Not only that, but going through ESPN’s attendance database since the American Airlines Center opened it is pretty apparent that when the Stars are good attendance is good. When the Stars are mediocre attendance is mediocre. When the Stars are bad attendance is bad. The table to the right is the Stars rank in average attendance year by year. They’ve made steady gains the past five seasons, but can’t get over that hump presumably due to results.
Why is any of this necessary in this article?
“Hope they jam it down my throat,” Lites said in a text sent to The Athletic Friday night.
He then added that this would be his final comment on the matter.
No, it isn’t fair enough. Where on Earth is it acceptable for a CEO to make such outlandish comments then just say “I’m no longer talking about it”? How can any unbiased reporter accept that as a response? What a farce.
The team’s position, or more to the point, the owner’s position has been made abundantly clear.
And really what is the downside of making such comments?
Some hurt feelings? Get over it.
The irony of this being near the end of an article where the author whines about short answers given to him in response to an obvious question nine months ago by a player he is currently helping shovel dirt onto is not lost on me.
Reading this made me think the Stars immediately went into spin mode. I don’t think they knew how Lites was going to deliver the message, and if they did I don’t think they thought it would get the type of blow back it has gotten. Someone(s) made very grave miscalculations.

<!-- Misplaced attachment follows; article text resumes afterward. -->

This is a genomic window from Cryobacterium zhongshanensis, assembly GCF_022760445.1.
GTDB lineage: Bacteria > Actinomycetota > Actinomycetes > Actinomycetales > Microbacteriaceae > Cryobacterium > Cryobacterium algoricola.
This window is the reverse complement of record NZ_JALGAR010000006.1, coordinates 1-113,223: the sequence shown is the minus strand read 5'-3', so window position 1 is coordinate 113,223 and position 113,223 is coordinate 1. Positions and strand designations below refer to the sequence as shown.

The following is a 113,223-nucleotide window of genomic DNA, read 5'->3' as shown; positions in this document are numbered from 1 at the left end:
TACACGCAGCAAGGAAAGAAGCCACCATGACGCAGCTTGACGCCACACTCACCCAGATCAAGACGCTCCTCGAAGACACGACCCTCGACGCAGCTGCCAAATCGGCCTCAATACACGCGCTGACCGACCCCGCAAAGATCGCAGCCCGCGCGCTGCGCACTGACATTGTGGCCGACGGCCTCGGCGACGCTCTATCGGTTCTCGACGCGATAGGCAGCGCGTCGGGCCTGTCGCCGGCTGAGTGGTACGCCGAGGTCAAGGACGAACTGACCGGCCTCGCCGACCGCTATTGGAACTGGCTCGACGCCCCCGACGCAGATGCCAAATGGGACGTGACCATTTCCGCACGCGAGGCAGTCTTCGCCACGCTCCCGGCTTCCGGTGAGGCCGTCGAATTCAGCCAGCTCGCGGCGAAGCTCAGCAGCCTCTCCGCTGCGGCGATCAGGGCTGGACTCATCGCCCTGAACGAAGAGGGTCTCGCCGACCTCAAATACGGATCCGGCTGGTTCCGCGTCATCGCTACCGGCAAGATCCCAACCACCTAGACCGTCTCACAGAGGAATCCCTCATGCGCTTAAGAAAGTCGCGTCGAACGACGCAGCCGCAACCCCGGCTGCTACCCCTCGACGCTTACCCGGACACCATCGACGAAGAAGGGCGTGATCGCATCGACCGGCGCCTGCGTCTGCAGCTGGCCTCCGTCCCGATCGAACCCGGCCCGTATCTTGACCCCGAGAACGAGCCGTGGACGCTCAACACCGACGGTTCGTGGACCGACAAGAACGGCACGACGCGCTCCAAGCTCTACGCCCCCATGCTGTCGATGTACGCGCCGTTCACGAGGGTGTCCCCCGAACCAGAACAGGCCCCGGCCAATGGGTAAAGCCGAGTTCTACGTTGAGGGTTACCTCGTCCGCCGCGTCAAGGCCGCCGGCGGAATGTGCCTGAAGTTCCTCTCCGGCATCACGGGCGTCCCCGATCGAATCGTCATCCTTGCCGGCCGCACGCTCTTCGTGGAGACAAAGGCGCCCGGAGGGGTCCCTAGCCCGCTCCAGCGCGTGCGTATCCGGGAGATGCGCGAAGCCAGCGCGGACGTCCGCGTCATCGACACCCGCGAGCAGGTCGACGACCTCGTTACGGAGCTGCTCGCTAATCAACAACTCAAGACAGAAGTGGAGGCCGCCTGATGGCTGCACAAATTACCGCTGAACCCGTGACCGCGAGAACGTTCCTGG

The Stars obviously used the media with the sole intent of torching Benn and Seguin. They used the initial reporters to spread the message. It went poorly. They simply reported what was said, and the reaction has been swift. Burnside has put himself into the conversation to shill for Gaglardi, and with it any credibility he had is gone.
I’ve spent a decade writing about this team on my own time just because I enjoy it. I have no allegiance to the Stars or Benn or Seguin or Gaglardi – no one. I’ve heard many times that I’m too down on things or to lighten up only to then hear comments about how oddly optimistic I am at times. The reality is I always try to be honest whether the situation is good or bad.
This is fucking bad. The organization should be embarrassed. That they haven’t even issued an apology while the NHLPA is releasing statements on behalf of Benn and Seguin is so embarrassing. Garbage articles like this add another level of embarrassment to the situation, and everyone involved in the publication of it should be embarrassed too.